To the extent that the real estate market is functioning at all, people here say, it is doing so only because of the emergency programs, which have pushed down interest rates on mortgages and offered buyers a substantial tax credit.

Equally important is an expanded mortgage insurance program run by the Federal Housing Administration, which encourages private lenders to accept borrowers with small down payments. The government takes the risk of default.

A few years ago, only one in 10 buyers in Elkhart used the housing agency program. Now about half do. Across the country, the agency has greatly expanded its reach so that it now insures six million mortgages.

“There has been all kinds of help for housing. I’m not unappreciative,” said Barb Swartley, president of the Elkhart County Board of Realtors. “But you can’t turn real estate into a government-sponsored operation forever.”

Many in Washington agree. With worries about the deficit intensifying, the government is eager to start withdrawing some of its support programs.

The first step could happen as early as next month, when the Federal Reserve has said it will end its trillion-dollar program to buy up mortgage securities. That program has driven mortgage interest rates to lows not seen since the 1950s.

Yet it is uncertain whether the government can really pull back without sending housing markets into another tailspin. “A rise in rates would kill us all by itself,” Ms. Swartley said.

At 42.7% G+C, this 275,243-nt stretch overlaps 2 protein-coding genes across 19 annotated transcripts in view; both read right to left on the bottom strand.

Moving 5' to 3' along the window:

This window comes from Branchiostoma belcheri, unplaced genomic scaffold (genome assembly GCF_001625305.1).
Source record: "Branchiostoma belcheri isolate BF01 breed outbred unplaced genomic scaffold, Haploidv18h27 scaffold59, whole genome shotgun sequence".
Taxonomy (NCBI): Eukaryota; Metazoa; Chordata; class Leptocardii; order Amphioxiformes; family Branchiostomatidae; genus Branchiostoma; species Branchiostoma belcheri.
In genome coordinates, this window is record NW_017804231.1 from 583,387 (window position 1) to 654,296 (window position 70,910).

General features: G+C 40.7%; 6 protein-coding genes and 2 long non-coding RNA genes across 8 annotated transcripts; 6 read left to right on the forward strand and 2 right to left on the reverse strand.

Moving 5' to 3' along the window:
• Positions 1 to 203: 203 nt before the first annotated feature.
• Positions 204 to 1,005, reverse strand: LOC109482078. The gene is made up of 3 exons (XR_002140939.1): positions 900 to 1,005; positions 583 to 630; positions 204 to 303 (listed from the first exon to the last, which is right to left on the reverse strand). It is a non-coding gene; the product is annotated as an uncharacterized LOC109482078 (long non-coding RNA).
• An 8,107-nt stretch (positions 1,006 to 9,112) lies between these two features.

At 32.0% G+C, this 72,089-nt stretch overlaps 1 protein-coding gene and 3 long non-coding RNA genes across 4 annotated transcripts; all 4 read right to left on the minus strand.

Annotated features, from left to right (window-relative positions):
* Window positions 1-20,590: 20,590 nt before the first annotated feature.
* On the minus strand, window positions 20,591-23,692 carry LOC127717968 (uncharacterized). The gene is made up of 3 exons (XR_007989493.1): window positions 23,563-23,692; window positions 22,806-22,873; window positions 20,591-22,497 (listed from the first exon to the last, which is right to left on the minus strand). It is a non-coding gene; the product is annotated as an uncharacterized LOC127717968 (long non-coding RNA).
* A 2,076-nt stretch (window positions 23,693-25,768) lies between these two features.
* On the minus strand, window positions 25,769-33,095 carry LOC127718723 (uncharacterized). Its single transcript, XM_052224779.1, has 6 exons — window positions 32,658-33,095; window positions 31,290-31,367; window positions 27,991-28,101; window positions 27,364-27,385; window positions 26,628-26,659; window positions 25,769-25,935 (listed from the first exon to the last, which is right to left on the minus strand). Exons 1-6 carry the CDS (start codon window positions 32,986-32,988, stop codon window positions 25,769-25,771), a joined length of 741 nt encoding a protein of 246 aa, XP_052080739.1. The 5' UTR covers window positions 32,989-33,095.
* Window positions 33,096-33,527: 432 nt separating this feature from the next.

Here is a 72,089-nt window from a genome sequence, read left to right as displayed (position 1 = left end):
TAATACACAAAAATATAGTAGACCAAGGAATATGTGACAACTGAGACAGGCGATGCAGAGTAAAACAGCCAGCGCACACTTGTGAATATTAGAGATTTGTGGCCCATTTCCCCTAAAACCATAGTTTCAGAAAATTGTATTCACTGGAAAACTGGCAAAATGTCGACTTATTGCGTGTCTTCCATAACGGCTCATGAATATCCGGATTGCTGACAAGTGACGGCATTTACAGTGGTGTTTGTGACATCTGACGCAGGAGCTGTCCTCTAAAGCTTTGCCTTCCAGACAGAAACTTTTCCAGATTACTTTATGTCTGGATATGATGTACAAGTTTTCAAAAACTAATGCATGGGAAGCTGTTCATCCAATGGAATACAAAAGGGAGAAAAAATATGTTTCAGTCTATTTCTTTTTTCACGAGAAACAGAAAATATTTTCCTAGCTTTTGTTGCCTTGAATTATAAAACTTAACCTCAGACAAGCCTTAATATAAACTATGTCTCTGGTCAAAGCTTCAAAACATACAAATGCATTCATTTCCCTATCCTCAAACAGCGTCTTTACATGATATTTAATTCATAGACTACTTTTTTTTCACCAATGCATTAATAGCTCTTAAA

The Obama administration has offered few ideas about reforming the housing market. Proposals for the future of Fannie Mae and Freddie Mac, the mortgage holding companies taken over by the government at the height of the crisis, were supposed to be introduced with the president’s budget this month. They were not.

The government programs, however crucial, are distorting the market. The tax credit produced sales last fall, but some lenders here say it has troubling implications.

“People are buying to get that tax credit, to get some reserve money. They’re saying, ‘If something happens, I will have a little bit of money to fall back on,’ ” said Denny Davis of Horizon Bank in Elkhart. “That’s not healthy.”

The programs favor first-time buyers, who have the fewest resources to bring to a deal. Heather Stevens, a 23-year-old nurse here, is closing on a three-bedroom house this week. Since her loan was insured by the Federal Housing Administration, she had to put down only 3.5 percent of the $74,900 purchase price.

“It was a breeze to get approved,” she said.

The sellers are covering her closing costs, which agents say is often the case here. That meant Ms. Stevens had to come up with only the $2,600 down payment, which still took all her savings.

But the best part is the $7,500 tax credit. She will use that to remodel the kitchen. “If it wasn’t for the credit, we would have waited to buy,” said Ms. Stevens, who is getting married this year.